Tube-shunt surgery involves placement of a flexible tube inside the eye that drains aqueous humor, the fluid inside the eye, to an external reservoir. The Ahmed valve is a type of tube-shunt that has a valve to regulate the amount of fluid drained from the eye. This type of surgery is often performed in people with glaucoma resulting from diabetes or in people with corneal transplants. It can also be performed when a prior trabeculectomy has failed, or if a person has a high likelihood of forming scar tissue in the eye.
Sixty to 85% of tube-shunt surgeries are successful in lowering eye pressure. Many people undergoing tube-shunt surgery require continued use of glaucoma medications in order to achieve sufficiently low eye pressures. Some people require additional treatment or surgery over time.
Generally, tube-shunt surgery is performed on an outpatient basis. It is performed under local anesthesia in which medicine is administered intravenously to relax the patient. A numbing shot is administered under the eye to prevent pain and eye movements during surgery. The surgery takes about 30 minutes, although the whole pre and post-operative process may take a few hours.
Immediately after surgery, the eye is patched, and an eye shield, a hard covering, is placed over the eye. The doctor’s assistant will remove these the following day. Until this time the patient does not require any eye medications in the operated eye. On the day of surgery and for at least 2 weeks patients need to avoid any activity that might jar the eye, such as bending, lifting, or straining. Additionally, the eye shield should be worn at night for 2 weeks in order to avoid any external pressure on the eye.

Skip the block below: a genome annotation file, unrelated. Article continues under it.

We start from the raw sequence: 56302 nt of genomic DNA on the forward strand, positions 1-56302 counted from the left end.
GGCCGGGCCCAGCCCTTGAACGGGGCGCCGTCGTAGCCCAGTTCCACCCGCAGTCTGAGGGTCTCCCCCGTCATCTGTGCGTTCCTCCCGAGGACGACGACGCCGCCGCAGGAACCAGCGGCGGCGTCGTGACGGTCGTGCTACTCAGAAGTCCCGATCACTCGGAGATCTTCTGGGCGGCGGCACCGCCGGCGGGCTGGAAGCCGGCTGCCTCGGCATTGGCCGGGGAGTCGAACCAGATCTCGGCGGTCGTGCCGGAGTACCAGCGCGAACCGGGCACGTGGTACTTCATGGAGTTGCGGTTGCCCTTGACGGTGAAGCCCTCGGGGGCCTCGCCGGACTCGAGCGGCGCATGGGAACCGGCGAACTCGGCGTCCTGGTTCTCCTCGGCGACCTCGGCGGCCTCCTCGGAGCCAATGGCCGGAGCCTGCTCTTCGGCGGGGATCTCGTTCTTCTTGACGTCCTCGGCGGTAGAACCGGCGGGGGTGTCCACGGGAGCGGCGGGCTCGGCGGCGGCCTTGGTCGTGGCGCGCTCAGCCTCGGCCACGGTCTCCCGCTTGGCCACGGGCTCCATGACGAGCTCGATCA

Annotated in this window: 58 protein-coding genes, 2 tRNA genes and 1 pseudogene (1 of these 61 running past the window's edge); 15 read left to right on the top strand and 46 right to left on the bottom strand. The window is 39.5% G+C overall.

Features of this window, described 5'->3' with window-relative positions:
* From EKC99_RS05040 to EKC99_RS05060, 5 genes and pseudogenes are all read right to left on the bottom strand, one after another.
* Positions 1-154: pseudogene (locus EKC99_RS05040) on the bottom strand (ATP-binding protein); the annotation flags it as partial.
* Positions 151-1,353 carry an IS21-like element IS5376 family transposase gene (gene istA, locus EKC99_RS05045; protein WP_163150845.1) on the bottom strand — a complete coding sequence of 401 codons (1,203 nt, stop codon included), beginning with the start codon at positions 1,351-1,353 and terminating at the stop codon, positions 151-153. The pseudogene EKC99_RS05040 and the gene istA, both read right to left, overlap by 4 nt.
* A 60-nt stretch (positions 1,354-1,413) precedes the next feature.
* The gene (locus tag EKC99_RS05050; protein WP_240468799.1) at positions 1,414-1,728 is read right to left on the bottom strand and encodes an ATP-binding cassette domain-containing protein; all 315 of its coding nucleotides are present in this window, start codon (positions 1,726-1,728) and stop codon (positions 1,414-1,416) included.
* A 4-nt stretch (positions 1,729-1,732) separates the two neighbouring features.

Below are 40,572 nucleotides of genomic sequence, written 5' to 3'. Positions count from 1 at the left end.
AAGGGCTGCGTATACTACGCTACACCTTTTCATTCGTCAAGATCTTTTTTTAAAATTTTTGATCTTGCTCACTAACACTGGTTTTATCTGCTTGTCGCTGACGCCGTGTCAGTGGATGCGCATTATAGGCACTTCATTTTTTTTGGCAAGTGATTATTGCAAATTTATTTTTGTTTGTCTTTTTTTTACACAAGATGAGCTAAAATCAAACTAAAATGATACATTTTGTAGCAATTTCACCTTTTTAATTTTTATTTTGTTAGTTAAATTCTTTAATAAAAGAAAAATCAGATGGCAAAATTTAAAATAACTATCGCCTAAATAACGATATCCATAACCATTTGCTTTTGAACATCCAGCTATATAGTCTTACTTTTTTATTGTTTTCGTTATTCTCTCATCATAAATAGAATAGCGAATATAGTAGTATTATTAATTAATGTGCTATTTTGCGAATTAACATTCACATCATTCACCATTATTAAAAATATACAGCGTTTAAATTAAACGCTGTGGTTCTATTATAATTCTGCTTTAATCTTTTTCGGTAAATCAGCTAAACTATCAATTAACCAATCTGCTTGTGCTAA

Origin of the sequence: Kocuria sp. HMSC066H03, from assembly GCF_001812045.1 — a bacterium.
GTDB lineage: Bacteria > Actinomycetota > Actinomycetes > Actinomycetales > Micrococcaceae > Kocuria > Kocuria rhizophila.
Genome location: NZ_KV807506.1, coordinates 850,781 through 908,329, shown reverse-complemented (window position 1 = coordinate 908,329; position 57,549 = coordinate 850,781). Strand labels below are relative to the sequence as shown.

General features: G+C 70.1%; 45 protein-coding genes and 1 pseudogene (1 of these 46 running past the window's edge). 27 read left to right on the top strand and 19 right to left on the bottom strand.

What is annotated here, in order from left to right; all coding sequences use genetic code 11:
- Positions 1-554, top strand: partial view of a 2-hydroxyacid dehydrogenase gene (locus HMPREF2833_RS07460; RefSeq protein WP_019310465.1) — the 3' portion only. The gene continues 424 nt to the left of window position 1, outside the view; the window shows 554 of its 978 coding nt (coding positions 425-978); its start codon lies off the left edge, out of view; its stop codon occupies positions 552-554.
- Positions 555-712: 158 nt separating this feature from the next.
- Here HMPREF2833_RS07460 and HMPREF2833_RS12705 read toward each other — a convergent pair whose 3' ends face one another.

On the day after surgery, it is normal for the vision to be extremely blurry after the eye patch and shield are removed. It is also normal for the eye pressure to range anywhere from zero to 30 on the first day after the operation, as it takes a few days for the filter to function optimally. At this time, instructions will be given regarding post-operative eye drops. For most patients this will include Pred Forte drops for 4-6 weeks and an antibiotic drop for 1-2 weeks. All other should be discontinued in the operated eye.
Post-operative visits will take place with the doctor about once a week for four weeks. If the tube is filtering excess fluid, injections may be necessary to regulate the pressure. Usually there is mild discomfort after tube-shunt surgery. This usually resolves as the stitches dissolve. . Pain is not typical and should be brought to the doctor’s attention immediately.
The most common problem after tube-shunt surgery is the formation of scar tissue that interferes with the proper function of the device. Other complications include, but are not limited to, blurring of the vision for several weeks (usual), worsening of pre-existing cataract, infection (rare), bleeding (rare), droopy eyelid (rare), corneal swelling (rare) and double vision (rare). In certain instances, the surgery can result in eye pressures that are too low. In these cases, injections to the eye or additional surgery may be necessary to regulate the pressure.